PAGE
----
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Yet in the world even these abide, and we
Above the world our calling boast : Once gain the mountain top, and thou art free: Till then, who rest, presume ; who turn to look, are
SECOND SUNDAY IN LENT.
And when Esau heard the words of his father, he cried with a great and exceeding bitter cry, and said unto his father, Bless me, even me also, O my father. Gen. xxvii. 34. (Compare Hebrews xii. 17. He found no place for repentance, though he sought it carefully with tears.) s
“ AND is there in God's world so drear a place
“Where the loud bitter cry is rais'd in vain ? - Where tears of penance come too late for grace,
“ As on th' uprooted flower the genial rain ?"
s The author earnestly hopes, that nothing in these stanzas will be understood to express any opinion as to the general efficacy of what is called " a death-bed repentance.” Such questions are best left in the merciful obscurity with which Scripture has enveloped them. Esau’s probation, as far as his birthright was concerned, was quite over when he uttered the cry in the text. His despondency therefore is not parallel to any thing on this side the grave.
"Tis even so : the sovereign Lord of souls
Stores in the dungeon of his boundless realm Each bolt, that o'er the sinner vainly rolls,
With gather'd wrath the reprobate to whelm.
Will the storm hear the sailor's piteous cry',
Taught to mistrust, too late, the tempting wave, When all around he sees but sea and sky,
A God in anger, a self-chosen grave ?
Or will the thorns, that strew intemperance' bed,
Turn with a wish to down? will late remorse Recall the shaft the murderer's hand has sped,
Or from the guiltless bosom turn its course ?
Then may th' unbodied soul in safety fleet
Through the dark curtains of the world above, Fresh from the stain of crime; nor fear to meet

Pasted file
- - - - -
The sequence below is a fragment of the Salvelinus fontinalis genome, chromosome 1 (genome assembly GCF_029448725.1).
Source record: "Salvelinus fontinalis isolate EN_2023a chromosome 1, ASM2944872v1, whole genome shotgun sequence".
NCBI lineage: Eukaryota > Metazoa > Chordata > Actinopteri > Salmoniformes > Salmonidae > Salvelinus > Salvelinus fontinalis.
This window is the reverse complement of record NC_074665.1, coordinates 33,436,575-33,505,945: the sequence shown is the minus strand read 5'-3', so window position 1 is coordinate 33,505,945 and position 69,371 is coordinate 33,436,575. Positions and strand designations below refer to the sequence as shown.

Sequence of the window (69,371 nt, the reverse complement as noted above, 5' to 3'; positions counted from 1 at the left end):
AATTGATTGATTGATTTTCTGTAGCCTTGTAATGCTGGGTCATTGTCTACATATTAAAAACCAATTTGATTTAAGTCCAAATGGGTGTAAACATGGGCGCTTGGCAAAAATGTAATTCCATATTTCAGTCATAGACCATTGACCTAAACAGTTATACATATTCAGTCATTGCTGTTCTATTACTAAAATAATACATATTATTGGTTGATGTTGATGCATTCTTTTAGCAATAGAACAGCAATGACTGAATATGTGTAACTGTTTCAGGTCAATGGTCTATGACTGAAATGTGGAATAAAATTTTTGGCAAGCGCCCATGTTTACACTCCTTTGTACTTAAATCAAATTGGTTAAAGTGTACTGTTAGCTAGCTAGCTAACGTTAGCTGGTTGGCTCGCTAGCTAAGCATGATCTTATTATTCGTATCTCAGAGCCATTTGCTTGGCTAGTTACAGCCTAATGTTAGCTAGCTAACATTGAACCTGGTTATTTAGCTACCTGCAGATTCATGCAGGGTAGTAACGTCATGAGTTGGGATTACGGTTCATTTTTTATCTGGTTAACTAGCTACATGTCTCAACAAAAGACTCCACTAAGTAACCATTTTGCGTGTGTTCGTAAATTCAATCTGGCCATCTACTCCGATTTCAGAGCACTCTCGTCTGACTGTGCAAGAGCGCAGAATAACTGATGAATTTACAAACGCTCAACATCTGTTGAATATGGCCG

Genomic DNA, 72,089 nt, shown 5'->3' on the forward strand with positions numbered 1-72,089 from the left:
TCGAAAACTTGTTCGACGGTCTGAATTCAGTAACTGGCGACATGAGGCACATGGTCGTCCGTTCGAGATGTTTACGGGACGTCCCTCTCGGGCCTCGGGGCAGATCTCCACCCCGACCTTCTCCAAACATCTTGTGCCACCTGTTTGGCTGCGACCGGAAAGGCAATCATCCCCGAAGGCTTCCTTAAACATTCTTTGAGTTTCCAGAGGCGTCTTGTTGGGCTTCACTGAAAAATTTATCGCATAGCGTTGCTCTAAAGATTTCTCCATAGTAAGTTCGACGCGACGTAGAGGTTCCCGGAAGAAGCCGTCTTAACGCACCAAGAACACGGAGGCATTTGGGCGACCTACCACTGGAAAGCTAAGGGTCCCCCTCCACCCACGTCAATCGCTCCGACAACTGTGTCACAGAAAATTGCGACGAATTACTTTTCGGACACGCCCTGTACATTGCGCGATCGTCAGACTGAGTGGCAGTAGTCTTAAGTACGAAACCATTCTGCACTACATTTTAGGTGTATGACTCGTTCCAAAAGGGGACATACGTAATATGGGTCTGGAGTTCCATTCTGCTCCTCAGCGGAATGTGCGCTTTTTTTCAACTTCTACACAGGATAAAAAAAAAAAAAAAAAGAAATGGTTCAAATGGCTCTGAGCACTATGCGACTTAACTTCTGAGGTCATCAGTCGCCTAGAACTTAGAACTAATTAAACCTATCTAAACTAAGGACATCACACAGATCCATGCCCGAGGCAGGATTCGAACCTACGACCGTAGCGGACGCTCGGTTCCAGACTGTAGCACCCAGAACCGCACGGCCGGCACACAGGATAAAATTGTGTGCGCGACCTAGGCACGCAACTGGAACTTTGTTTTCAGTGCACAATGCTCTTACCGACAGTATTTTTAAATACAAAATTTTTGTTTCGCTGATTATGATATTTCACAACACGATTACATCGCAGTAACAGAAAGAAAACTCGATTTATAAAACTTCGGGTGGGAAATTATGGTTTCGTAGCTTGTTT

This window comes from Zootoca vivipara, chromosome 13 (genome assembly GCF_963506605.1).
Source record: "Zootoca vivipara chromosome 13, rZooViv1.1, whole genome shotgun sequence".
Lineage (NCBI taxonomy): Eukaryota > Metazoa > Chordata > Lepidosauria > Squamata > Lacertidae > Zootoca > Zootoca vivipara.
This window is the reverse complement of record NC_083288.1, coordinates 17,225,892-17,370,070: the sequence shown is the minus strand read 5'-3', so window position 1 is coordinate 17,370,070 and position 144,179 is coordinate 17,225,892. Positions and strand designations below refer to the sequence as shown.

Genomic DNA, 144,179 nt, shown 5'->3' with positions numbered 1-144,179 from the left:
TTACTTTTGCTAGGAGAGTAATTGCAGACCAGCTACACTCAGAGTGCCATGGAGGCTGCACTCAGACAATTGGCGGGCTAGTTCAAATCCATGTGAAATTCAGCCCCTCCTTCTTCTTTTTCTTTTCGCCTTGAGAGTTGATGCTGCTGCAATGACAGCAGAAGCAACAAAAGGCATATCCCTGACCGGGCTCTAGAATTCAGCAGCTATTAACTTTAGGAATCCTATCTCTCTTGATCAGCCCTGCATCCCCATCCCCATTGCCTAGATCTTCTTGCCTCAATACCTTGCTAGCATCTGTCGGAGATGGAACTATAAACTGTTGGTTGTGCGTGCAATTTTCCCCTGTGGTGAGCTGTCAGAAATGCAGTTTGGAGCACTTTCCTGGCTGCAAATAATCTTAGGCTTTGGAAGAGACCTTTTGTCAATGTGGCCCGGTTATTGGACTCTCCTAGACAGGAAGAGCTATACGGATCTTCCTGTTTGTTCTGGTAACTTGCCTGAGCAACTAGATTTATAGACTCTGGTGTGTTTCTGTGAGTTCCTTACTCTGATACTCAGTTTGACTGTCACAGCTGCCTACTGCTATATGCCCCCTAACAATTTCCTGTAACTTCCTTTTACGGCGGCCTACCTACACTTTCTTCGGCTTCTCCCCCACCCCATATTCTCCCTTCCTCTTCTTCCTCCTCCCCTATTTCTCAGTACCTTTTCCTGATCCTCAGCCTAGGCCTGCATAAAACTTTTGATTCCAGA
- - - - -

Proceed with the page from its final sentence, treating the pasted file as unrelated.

The God, whom here she would not learn to love:
Then is there hope for such as die unblest,
That angel wings may waft them to the shore, Nor need th' unready virgin strike her breast, Nor wait desponding round the bridegroom's door.
+ Compare Bp. Butler's Analogy, p. 54–64. ed. 1736.
But where is then the stay of contrite hearts?
Of old they lean'd on thy eternal word, But with the sinner's fear their hope departs,
Fast link'd as thy great Name to Thee, O Lord :
That Name, by which thy faithful oath is past,
That we should endless be, for joy or woe;And if the treasures of thy wrath could waste,
Thy lovers must their promis'd Heaven forego.
But ask of elder days, earth's vernal hour,
When in familiar talk God's voice was heard, When at the Patriarch's call the fiery shower
Propitious o'er the turf-built shrine appear’d.
Watch by our father Isaac's pastoral door
The birthright sold, the blessing lost and' won, Tell, Heaven has wrath that can relent no more,
The Grave, dark deeds that cannot be undone.
We barter life for pottage; sell true bliss
For wealth or power, for pleasure or renown; Thus, Esau-like, our Father's blessing miss,
Then wash with fruitless tears our faded crown.
Our faded crown, despis’d and flung aside,
Shall on some brother's brow immortal bloom, No partial hand the blessing may misguide ;
No flattering fancy change our Monarch's doom :
His righteous doom, that meek true-hearted Love
The everlasting birthright should receive, The softest dews drop on her from above“,
The richest green her mountain garland weave:
Her brethren, mightiest, wisest, eldest born,
and move at her behest : Isaac's fond blessing may not fall on scorn,
Nor Balaam's curse on Love, which God hath blest.
u Genesis xxvii, 27, 28.
When a strong man armed keepeth his palace, his goods are in peace. But when a stronger than he shall come upon him and overcome him, he taketh from him all his armour wherein he trusted, and divideth his spoils. St. Luke xi. 21, 22.
SEE Lucifer like lightning fall
Dash'd from his throne of pride ;
The Saints his spoils divide,
So when the first-born of thy foes
Dead in the darkness lay,
And cast their bonds away,